The institutions were founded by clergymen as theological academies, with governance structures modelled on the colleges of the universities of Oxford and Cambridge. So the governing body, or “corporation”, at Harvard, for example, comprised the president and fellows, they being either academics at the college or local clergymen who helped the institution. To this day, in recapitulation of its Oxbridge roots, the president of Harvard University chairs the corporation, and although the other trustees are now non-executive, they retain the title of fellows.

By 1776, the institutions today known as the Ivy League had already embraced their own governance revolution, when many of the academics on their governing bodies were replaced by politicians. In colonial days, Church and State were not separated, so governments readily funded what were largely theological colleges. This meant that American institutions then were like the mass of UK universities today: private charities that had surrendered some autonomy for state money. And the loss of autonomy was real: at Yale, for example, Connecticut’s governor, deputy governor and six state senators sat on the governing body and largely ran the institution.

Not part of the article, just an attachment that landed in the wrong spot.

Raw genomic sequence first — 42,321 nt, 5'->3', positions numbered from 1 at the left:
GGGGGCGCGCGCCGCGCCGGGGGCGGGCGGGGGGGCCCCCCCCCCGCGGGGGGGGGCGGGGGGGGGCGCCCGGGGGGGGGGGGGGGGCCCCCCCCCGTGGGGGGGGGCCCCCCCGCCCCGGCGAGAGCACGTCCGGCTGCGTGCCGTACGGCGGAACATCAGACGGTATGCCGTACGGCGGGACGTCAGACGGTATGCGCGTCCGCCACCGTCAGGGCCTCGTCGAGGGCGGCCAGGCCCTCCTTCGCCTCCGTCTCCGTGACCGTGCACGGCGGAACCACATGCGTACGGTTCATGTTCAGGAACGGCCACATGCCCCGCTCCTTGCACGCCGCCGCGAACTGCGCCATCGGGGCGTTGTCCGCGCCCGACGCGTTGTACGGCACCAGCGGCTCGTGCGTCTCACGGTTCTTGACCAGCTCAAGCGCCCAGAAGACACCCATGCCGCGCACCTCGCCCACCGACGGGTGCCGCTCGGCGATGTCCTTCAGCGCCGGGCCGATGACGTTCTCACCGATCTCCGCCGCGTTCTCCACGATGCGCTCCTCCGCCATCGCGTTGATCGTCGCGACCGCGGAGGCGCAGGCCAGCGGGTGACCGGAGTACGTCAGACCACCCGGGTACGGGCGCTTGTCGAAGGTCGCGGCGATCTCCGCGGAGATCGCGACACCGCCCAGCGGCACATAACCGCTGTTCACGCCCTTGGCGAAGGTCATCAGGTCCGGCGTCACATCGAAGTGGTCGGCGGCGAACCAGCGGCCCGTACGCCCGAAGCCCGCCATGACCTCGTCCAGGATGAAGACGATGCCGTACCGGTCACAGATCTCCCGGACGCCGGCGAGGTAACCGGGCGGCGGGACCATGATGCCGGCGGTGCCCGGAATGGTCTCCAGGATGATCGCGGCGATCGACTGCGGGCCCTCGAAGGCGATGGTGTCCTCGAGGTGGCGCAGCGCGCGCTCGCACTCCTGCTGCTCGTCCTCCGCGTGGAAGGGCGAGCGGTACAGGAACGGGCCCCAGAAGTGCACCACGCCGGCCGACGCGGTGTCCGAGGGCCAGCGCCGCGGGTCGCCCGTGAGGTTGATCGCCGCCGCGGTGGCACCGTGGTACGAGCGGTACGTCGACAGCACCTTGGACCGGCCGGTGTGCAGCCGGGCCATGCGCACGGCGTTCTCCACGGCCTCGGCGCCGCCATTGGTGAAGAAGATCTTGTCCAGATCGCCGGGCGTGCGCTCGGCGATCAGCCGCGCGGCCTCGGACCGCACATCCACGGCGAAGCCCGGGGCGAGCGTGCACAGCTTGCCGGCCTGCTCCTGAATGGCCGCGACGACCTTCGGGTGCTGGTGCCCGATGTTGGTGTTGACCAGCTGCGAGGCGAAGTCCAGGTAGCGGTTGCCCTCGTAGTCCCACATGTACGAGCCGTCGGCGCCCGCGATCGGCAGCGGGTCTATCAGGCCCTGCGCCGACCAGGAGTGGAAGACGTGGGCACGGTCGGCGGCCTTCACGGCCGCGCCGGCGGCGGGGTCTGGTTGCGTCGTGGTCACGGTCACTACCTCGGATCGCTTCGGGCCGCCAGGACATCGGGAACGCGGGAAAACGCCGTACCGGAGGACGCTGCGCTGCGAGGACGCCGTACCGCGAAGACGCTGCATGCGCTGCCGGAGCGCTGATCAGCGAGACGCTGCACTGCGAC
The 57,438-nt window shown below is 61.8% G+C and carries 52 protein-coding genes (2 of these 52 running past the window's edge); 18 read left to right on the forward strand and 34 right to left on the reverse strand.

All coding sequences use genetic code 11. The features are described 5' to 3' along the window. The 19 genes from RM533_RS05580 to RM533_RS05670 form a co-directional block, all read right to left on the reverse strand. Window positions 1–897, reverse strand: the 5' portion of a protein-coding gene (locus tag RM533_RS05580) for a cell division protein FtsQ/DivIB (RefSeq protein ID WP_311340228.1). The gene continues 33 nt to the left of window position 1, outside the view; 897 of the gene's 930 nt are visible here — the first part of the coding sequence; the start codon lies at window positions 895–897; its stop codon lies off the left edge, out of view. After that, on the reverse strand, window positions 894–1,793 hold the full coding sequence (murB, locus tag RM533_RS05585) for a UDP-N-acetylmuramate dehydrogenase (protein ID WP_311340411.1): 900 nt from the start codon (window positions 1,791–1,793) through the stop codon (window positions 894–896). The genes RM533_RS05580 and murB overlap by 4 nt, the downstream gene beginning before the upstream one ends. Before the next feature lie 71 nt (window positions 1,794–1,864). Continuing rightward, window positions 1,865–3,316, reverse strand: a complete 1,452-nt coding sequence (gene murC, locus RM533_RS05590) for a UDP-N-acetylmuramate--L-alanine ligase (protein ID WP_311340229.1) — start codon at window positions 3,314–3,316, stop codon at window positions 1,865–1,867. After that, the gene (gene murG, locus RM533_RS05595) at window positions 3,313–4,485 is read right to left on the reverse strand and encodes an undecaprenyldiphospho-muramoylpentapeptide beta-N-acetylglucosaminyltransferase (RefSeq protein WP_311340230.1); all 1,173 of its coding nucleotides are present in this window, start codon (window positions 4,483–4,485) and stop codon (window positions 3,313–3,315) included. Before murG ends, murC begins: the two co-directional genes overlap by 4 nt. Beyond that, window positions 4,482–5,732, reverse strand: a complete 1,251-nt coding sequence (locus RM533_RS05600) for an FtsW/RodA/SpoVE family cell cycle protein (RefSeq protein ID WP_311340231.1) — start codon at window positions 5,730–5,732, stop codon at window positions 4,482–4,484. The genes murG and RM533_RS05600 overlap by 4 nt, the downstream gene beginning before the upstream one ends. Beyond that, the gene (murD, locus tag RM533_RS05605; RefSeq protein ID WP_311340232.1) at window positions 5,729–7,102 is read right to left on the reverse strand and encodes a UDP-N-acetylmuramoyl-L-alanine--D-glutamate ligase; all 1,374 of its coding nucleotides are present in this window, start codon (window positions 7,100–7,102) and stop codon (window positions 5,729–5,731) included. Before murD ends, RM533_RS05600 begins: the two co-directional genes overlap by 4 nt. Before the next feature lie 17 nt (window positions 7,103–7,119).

But with the separation of Church and State enshrined in the US Constitution, the Ivy League embarked on its second governance revolution during the 19th century: it ejected the politicians from its councils and replaced them with private donors. Why? Because the politicians withheld their money. Whenever a dispute arose with the local colleges - and such disputes were perennial because the institutions had learned to defend their rights - the politicians stopped giving public money to the private bodies. Consequently, the colleges soon found themselves in financial difficulties.